Fashion tips for the locked-out hockey player

Patrick Johnston
October 29 2012 12:56PM


Like Fernando told us, it's more important to look good than to feel good.

With a little help from Alexandra Grant of Vancouver fashion blog To Vogue or Bust, we've got some advice for players who have lost access to their team-provided style experts (in the Canucks case, that roll is filled by Manny Malhotra). Booking ice time at the local public arena can be a scary enough experience, but dealing with the hordes of fans who will be scrutinizing your every public move - possibly even trying to join you in everything you do - it all can get a little scary. You want to look professional and sharp.

So for any professional, locked out hockey players reading this - we're here to help (well Alex really, I only asked some questions).

During a lockout, you can't practise at Rogers Arena so it's off to the public rinks for either public skating sessions or trying to book your own ice times. Having the prying eyes of hockey fans on you, without the filter of the usual PR flacks can be super intimidating. But if you can keep your cool and stay focused, fashion-wise, it'll all be ok.


Alfie clearly didn't worry about what to wear before visiting these minor hockey players.

For the dedicated players who want to keep their fashion game (and their bodies) in tip-top shape - a practical yet stylish look will withstand the leagues of fans and the onslaught of camera flashes that they are likely to encounter at a public (eek!) rink. Players should work a few fall-apropos style elements over top of their workout gear to be camera-ready: a sumptuous cashmere scarf, a lightweight military-style parka or a merino shawl cardigan will all make a subtle style statement without impeding the practicality of their outfit.

Of course, making a style statement might become a challenge for some players. Their paycheques aren't rolling in, so what to do? It's pretty safe to assume that the Luongos and Bieskas of the world had the foresight to stow away the cool millions they've made over the past few seasons, but have the other guys? For players who are now beginning to feel the pinch, they need not despair quite yet: from H&M to Vancouver’s recently unveiled Topshop, the city is brimming with bargain buys for its down-and-out NHL players.

What players need right now is a wardrobe chock-full of casual yet pulled-together looks as they make their rounds about town, so stocking up on rich-hued cardigans, basic Ts and well-cut pants from one of the city’s fast fashion locales will give players the most bang for their buck.


Is that really the image you want to convey, Sid? Get thee to H&M or Uniclo!

That bang will be especially important at the ever-present PA press conference. In these tension-laden moments, it’s absolutely critical that players bring their A-game fashion-wise—looking unkempt isn’t exactly conducive to being taken seriously (just ask Gary Bettman).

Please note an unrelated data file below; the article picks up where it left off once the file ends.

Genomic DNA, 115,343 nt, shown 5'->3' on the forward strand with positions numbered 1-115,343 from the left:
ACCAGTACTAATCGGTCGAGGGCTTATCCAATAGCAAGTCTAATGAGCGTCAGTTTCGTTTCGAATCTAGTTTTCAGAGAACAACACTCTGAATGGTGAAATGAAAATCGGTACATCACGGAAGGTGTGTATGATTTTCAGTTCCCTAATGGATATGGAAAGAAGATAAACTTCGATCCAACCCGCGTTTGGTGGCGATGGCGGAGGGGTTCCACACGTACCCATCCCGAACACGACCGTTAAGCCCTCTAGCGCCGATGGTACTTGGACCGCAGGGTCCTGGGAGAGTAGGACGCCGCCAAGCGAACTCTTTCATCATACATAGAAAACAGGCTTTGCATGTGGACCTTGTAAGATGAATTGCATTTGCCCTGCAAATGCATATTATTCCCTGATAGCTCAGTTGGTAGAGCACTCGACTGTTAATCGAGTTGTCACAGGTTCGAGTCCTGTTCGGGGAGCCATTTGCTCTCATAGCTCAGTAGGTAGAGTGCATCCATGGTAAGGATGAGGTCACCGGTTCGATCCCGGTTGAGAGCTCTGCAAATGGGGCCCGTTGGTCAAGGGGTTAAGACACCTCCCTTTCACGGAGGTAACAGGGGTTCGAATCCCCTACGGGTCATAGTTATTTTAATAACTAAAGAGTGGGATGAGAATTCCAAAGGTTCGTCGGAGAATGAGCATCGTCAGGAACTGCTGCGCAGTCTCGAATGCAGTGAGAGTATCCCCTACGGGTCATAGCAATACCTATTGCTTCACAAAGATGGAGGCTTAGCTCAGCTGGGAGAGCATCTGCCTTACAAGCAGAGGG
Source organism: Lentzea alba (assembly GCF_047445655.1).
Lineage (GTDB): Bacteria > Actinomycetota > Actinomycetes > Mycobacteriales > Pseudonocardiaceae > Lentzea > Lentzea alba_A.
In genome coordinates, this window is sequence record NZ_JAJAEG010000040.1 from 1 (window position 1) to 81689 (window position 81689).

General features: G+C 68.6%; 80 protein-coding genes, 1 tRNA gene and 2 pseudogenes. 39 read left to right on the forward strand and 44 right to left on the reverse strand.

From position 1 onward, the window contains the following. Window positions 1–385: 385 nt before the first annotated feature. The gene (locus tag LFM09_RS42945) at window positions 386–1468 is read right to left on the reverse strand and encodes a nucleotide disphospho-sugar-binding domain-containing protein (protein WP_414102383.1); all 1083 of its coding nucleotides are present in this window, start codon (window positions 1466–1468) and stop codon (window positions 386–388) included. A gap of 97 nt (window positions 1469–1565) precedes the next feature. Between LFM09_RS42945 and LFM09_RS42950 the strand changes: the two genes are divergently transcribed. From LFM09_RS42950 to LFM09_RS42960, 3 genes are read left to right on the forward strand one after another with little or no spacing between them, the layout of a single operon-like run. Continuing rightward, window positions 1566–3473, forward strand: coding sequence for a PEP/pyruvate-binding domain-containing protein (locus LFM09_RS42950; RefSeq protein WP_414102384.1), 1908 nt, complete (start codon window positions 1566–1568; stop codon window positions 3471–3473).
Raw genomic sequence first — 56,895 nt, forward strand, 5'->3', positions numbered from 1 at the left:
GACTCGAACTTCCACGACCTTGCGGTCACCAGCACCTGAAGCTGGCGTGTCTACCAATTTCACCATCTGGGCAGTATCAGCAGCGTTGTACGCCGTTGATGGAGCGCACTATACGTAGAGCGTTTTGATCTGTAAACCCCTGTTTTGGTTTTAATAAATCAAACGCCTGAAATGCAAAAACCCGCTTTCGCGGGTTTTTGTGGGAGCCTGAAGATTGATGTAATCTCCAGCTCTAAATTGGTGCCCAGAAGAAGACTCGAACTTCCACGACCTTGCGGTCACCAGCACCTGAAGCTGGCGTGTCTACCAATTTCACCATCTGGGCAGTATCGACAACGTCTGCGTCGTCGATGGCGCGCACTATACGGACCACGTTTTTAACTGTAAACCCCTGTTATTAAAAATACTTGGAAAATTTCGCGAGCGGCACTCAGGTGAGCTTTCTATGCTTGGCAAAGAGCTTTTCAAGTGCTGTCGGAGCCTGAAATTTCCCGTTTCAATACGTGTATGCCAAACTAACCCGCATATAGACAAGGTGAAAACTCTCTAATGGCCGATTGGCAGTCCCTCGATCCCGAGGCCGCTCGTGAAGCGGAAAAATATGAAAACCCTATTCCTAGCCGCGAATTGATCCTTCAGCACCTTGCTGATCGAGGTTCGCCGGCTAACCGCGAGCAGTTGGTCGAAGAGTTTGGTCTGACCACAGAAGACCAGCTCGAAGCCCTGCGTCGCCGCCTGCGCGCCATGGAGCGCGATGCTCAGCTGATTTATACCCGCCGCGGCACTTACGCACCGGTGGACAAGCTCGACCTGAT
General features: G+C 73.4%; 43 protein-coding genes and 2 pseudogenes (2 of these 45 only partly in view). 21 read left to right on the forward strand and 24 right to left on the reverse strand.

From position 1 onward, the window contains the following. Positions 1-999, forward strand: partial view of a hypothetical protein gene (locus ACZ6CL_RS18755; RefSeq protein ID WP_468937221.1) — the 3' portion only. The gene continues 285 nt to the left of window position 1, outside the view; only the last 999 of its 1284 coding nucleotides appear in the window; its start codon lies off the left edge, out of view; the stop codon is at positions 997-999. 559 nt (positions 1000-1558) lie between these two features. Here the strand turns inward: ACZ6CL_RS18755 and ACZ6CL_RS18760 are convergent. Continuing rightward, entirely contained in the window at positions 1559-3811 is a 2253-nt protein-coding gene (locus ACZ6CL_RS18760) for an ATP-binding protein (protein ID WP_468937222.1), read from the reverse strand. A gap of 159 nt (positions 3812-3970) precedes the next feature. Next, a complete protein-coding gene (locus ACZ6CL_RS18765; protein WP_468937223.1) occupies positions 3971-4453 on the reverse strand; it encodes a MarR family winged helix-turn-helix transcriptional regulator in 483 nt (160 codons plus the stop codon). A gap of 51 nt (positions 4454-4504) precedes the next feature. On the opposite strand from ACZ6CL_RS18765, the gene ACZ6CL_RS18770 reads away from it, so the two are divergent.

The trick is to keep it simple with a slight twist: a perfectly tailored blazer paired with well-cut dark jeans (think no bunching around the ankles or sagging in the bottom) is pulled-together yet also a bit basic, so adding a subtly printed pocket scarf or a pair of on-trend coloured socks peeking out below cuffed jeans will make a discrete style impact.

People notice when the players dress up for these events and it shows how seriously you are taking things. Think, "Oh, look at Sidney, he's saved his best suit for this one...now he really means it!

It's also worth considering what the colours you choose convey about your mood and attitude. Whether or not you believe in colour therapy, at this point, it could only help locked-out players. If the aim is to elicit sympathy, steer clear of in-your-face colours like cardinal red or magenta—opt for colours that imbue a tranquil vibe (like almost all shades of blue), or better yet, go for green tones. Green is said to inspire feelings of harmony and sympathy, and what’s more, it’s an on-trend colour for fall. From touches of mint to evergreen, players might just be able to use colour to their advantage in the lockout dispute.


Music brought them together. Or shopping. Oh, religion? Well they dress nice, too.

And always remember fellas that shopping can keep you sane.

In case you weren’t aware of this well-guarded secret, many women love to shop. Clothes, new skates, jewellery, jerseys, accessories, hockey bags, shoes...usually, there’s no limit to the fairer sex's shopping stamina. What’s more, some ladies not only love to shop for themselves, but they love to shop for their men as well—it’s a dress-up hobby ingrained into the psyches of some from years of playing in a very particular way with their Barbie and Mario dolls:

If players really can’t shake the blues on their own, my last word of advice would be to just hand over the reins to their WAGS and indulge in a little couples' retail therapy.

They may not be on the ice, but at the very least, players can still look good. 

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Patrick Johnston is a Vancouver journalist. In addition to regular contributions here at Canucks Army, his work has appeared in The Province, Hockey Now and on the CBC. Check out his blog and other writing at http://johnstonwrites.wordpress.com or follow him on twitter: @risingaction
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